New Jersey Gov. Phil Murphy signed into law the New Jersey COVID-19 Emergency Bond Act (the “Act”) on July 16, 2020. The Act authorizes the issuance of New Jersey State bonds up to $9.9 billion to respond to financial issues caused by the pandemic. The bonds may either be issued to the federal government or sold through a private or public sale.
Issuing the Bonds
Up to $2.7 billion of bonds may be issued for the period that began July 1, 2019, and ends September 30, 2020. The remaining $7.2 billion may be issued for the period of October 1, 2020, to June 30, 2021. Bonds, generally under this statute, are defined to include serial bonds, term bonds, refund bonds, or short-term notes. The individuals authorized to issue the bonds are the Governor, State Treasurer, and the Director of the Division of Budget and Accounting in the Department of Treasury (together, the issuing officials). The State is the entity directly obligation to pay back the bonds, and the faith and credit of the State is pledged for payment.
The issuing officials must provide a report to the Select Commission on Emergency COVID-19 Borrowing (the "Commission") stating that a decision has been made to issue bonds and describing the bonds. The Commission will be comprised of two members of the Senate, selected by the Senate President, and two members of the General Assembly, selected by the Speaker of the General Assembly. The Commission must vote on the report within six calendar days of its receipt. Three members must vote in favor of the report to approve the bonds. No bonds shall be issued without approval by the Commission. If the Commission does not vote within six days, the report is considered disapproved.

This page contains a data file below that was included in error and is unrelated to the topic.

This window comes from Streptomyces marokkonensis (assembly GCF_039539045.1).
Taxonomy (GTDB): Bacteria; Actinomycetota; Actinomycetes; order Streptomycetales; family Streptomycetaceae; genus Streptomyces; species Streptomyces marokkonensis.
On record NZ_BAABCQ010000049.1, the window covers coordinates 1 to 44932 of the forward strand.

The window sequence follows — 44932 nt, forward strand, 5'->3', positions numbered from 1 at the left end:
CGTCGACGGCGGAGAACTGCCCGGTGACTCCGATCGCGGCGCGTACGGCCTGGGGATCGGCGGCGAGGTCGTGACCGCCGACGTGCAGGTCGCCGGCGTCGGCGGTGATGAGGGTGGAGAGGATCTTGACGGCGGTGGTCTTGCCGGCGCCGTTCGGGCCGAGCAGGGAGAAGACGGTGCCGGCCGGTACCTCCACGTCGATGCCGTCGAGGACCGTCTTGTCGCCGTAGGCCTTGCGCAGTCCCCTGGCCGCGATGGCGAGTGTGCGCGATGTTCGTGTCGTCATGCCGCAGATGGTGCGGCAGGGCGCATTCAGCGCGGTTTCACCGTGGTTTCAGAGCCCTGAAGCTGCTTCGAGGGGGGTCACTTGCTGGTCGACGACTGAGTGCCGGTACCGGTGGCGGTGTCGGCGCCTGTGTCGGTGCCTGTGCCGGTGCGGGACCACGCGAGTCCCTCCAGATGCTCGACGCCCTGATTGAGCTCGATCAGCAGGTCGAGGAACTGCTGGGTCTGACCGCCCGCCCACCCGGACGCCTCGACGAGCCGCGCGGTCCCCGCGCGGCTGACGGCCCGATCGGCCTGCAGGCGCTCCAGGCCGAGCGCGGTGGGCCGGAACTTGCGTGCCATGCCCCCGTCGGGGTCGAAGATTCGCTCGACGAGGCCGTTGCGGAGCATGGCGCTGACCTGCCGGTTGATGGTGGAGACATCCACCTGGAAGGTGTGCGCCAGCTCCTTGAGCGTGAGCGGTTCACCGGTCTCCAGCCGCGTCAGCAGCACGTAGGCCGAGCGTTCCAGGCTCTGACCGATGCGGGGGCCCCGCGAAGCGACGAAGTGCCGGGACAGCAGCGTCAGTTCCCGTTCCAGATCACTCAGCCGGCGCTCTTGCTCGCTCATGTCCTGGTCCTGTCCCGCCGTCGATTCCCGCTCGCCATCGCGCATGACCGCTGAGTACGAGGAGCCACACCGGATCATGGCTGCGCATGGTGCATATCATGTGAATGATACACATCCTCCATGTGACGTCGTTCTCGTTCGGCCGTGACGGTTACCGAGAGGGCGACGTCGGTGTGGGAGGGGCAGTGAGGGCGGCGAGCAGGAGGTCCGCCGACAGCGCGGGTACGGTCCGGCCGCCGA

For a bond to be officially executed under this Act, it must be signed by the Governor, attested by the Secretary of State or an assistant of the Secretary of State, countersigned by the Director of Budget and Accounting in the Department of the Treasury, and manually authenticated by an authenticating agent or bond registrar. This can be done through electronic means. The bonds must state that they are issued for the purposes of providing financial relief due to financial distress caused by the COVID-19 pandemic and in pursuant of this Act. When a bond correctly states this information, is fully registered, and follows the terms of this act, it will be deemed incontestable for any cause if there is any suit involving the validity of the bond.
Refunding bonds are authorized to be issued only to pay off any principal, interest, or any redemption premium on the bonds authorized under this Act. These refunding bonds are not subject to the Refunding Bond Act, but only to the extent necessary for the purpose of this Act. These bonds cannot be issued exceeding the amount necessary to pay the outstanding bond payments.
Sale and Setting the Price and Terms